Larry Summers: The Case for Research
Economist Larry Summers argues that, despite the need to limit government spending overall, health research must remain a top priority.
Denise Bosco for Proto
As Congress wrestles with how to reduce the budget deficit, the future of U.S. federal biomedical funding has been called into question. Proposals before lawmakers urge reductions in the current $31 billion annual budget of the National Institutes of Health, which devotes most of its funds to research grants for scientists at more than 3,000 universities. But cutting federal support would undermine the promise of improved health for Americans, economic growth and innovation, warns Lawrence H. Summers, one of the nation’s leading experts on labor, finance and the economy. He has served in three presidential administrations, most recently as director of the National Economic Council for President Barack Obama, and as president of Harvard University, where he continues to teach. Summers argues that despite the need to limit government spending overall, health research must remain a top priority.
Q: What is the fundamental economic rationale for government funding of biomedical research?
A: The societal return of biomedical research far exceeds the private return. It has been estimated that improved health care had as much impact on increased well-being during the past century as came from all growth in gross domestic product. And yet those expenditures that improved health care represented only a small part of the overall economy, and an even smaller part was devoted to biomedical research.
Q: One criticism of the resources the United States devotes to biomedical research and development is that it’s impossible to measure the impact of that investment because breakthroughs can take decades.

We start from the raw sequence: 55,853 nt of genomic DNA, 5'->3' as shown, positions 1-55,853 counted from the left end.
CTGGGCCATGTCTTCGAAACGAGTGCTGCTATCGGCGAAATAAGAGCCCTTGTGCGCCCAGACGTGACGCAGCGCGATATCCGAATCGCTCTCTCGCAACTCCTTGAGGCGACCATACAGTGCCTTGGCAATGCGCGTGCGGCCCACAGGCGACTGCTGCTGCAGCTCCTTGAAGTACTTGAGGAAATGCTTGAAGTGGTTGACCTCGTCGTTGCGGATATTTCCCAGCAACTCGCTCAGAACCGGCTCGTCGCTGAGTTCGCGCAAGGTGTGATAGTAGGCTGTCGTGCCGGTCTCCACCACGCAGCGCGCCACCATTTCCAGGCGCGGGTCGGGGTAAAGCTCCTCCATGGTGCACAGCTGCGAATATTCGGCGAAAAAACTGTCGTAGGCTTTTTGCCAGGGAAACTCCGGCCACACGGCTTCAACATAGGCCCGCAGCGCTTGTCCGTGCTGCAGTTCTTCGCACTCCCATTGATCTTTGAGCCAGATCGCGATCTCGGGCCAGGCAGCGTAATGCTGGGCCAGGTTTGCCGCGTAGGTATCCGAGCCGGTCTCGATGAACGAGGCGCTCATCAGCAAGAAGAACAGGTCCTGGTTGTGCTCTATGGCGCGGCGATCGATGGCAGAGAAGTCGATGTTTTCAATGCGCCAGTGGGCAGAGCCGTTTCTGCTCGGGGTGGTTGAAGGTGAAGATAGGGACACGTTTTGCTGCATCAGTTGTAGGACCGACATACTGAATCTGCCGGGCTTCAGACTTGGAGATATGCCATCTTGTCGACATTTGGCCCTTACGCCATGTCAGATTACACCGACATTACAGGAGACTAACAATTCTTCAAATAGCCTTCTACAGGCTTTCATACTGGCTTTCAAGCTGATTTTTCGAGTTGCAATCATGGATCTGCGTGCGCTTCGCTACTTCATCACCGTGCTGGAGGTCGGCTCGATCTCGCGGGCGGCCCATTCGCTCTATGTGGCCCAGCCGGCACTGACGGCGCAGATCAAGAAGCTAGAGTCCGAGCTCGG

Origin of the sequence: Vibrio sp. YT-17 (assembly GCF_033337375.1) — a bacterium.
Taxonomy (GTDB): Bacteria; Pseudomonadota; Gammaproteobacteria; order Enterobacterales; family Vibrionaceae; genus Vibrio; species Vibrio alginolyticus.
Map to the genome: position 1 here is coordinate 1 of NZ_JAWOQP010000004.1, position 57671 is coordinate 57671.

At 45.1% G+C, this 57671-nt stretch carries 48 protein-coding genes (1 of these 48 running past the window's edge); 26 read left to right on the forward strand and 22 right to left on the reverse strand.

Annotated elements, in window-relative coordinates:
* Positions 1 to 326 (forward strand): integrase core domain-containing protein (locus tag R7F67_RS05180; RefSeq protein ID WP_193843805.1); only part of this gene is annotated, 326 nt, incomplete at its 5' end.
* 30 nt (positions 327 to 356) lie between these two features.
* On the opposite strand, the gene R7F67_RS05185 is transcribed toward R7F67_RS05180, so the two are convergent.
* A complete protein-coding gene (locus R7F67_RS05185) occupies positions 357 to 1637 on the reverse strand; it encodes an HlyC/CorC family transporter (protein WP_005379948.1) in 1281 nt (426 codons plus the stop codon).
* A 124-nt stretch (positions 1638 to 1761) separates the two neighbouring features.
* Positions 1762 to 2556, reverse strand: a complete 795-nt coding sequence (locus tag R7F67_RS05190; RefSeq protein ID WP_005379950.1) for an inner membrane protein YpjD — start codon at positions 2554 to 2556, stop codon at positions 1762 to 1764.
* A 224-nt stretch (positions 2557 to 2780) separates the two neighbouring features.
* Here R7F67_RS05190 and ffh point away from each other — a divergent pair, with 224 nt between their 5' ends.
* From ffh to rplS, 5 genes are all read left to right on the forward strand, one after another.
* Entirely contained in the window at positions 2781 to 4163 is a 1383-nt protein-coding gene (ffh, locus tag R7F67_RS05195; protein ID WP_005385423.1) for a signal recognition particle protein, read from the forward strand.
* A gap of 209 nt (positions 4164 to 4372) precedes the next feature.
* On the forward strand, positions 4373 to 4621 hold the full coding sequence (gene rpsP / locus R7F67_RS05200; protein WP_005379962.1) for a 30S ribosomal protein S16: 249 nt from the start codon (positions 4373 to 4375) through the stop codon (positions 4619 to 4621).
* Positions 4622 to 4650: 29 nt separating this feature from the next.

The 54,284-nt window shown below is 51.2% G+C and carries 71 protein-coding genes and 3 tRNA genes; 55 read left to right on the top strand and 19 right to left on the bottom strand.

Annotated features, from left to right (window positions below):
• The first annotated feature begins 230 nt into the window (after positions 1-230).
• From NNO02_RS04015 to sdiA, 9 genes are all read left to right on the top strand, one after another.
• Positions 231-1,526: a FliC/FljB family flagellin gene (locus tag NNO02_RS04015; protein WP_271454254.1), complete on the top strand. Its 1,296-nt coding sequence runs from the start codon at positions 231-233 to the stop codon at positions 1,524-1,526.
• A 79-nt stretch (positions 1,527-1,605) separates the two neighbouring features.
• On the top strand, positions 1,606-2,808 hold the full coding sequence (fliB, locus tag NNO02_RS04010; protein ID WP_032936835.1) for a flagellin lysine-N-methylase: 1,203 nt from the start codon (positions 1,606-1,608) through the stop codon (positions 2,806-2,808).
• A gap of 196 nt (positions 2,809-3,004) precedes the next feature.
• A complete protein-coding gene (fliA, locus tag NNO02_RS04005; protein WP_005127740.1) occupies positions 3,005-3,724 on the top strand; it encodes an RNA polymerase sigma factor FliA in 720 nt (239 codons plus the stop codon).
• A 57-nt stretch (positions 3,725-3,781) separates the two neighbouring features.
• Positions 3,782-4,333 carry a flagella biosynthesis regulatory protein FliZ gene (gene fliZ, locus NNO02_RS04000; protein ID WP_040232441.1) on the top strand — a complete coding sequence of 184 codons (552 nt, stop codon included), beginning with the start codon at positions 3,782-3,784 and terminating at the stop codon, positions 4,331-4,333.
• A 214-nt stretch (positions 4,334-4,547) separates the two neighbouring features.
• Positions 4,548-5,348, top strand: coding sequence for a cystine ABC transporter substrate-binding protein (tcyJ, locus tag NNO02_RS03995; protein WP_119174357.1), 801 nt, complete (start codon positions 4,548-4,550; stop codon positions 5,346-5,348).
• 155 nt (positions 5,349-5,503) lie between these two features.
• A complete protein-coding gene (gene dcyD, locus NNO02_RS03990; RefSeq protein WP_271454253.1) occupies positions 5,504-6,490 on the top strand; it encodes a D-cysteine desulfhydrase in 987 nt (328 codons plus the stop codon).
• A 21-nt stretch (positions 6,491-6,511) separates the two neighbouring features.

A: It does take time to move from basic understanding of cellular processes to cures for disease. But I suspect an economic revolution will come from progress in the life sciences during the next quarter-century.
Q: What of the complaint that despite spending more on health care as a share of GDP than any other developed nation in the Organisation for Economic Co-operation and Development, the United States ranks 27th in life expectancy in a 40-country study?
A: Americans do lag in life expectancy, but experts think that has more to do with lifestyle and economic inequality than with our inability to provide the best science-based medical care. We lead the world in such care, and that’s demonstrated by the flow of patients from almost every country to the United States when they have critical conditions.
Q: What are the likely consequences of major cuts to federal funding?
A: In coming years, there will be severe pressures on the U.S. federal budget, and projected deficits are large. But we need to take a broader view and think about all of the different deficits. If we were to allow budget pressures to cut NIH funding, the consequences would involve lost employment opportunities for Americans, loss of leadership for America in key scientific areas and missed opportunities for American children to know their grandparents.
Q: Is it possible to measure the impact of research funding in terms of rate of return or other statistics that the private sector uses to evaluate other kinds of investments?
A: Some research hits a gusher, others a dry hole. There’s no rate of return for all research. New jobs, patents, publications, citations and business startups are all ways to make the case, but no individual metric is terribly convincing or accurate. Some of the most important discoveries ever, like those of James Watson and Francis Crick, didn’t lead to any patents and resulted in very few jobs in the short run.
Q: China and South Korea are increasing government investment in science by at least 10% a year. Are you worried that in an increasingly competitive international landscape, the United States could cede its leadership in biomedical R&D?
A: To continue to lead, we first need to make sure American scientists and science itself have adequate resources. That is in doubt. It’s a tragedy that many young investigators can’t get their first grant until they’re in their forties. We’re losing staggering amounts of talent. Second, we need to make sure America is an attractive place for the most brilliant minds from all over the world. That means ensuring that our immigration policies enable talented scientists to study and work here, something that is too often precluded by current policies. Third, we need to establish large-scale platforms for discovery. Growing collaborations among government, industry and academia using platforms such as large-scale gene sequencing will become an increasingly important part of scientific progress.